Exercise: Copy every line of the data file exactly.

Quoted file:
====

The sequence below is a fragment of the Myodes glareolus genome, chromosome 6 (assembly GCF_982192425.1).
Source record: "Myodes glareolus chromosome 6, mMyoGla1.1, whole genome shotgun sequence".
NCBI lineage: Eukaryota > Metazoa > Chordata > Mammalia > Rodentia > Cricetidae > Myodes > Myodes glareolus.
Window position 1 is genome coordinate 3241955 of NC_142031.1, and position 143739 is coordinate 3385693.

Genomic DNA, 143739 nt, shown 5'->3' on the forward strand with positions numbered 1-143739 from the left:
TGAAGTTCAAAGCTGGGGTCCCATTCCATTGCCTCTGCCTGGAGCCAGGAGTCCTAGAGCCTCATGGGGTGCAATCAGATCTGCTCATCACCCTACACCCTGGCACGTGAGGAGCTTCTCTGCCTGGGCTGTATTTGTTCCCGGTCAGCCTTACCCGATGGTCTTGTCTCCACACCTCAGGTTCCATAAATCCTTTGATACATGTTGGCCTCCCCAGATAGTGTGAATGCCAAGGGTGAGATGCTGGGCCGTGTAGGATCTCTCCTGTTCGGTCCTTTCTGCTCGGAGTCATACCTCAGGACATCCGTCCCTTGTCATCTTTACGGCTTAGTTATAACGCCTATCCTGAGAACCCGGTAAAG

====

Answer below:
The sequence below is a fragment of the Myodes glareolus genome, chromosome 6 (assembly GCF_982192425.1).
Source record: "Myodes glareolus chromosome 6, mMyoGla1.1, whole genome shotgun sequence".
NCBI lineage: Eukaryota > Metazoa > Chordata > Mammalia > Rodentia > Cricetidae > Myodes > Myodes glareolus.
Window position 1 is genome coordinate 3241955 of NC_142031.1, and position 143739 is coordinate 3385693.

Genomic DNA, 143739 nt, shown 5'->3' on the forward strand with positions numbered 1-143739 from the left:
TGAAGTTCAAAGCTGGGGTCCCATTCCATTGCCTCTGCCTGGAGCCAGGAGTCCTAGAGCCTCATGGGGTGCAATCAGATCTGCTCATCACCCTACACCCTGGCACGTGAGGAGCTTCTCTGCCTGGGCTGTATTTGTTCCCGGTCAGCCTTACCCGATGGTCTTGTCTCCACACCTCAGGTTCCATAAATCCTTTGATACATGTTGGCCTCCCCAGATAGTGTGAATGCCAAGGGTGAGATGCTGGGCCGTGTAGGATCTCTCCTGTTCGGTCCTTTCTGCTCGGAGTCATACCTCAGGACATCCGTCCCTTGTCATCTTTACGGCTTAGTTATAACGCCTATCCTGAGAACCCGGTAAAG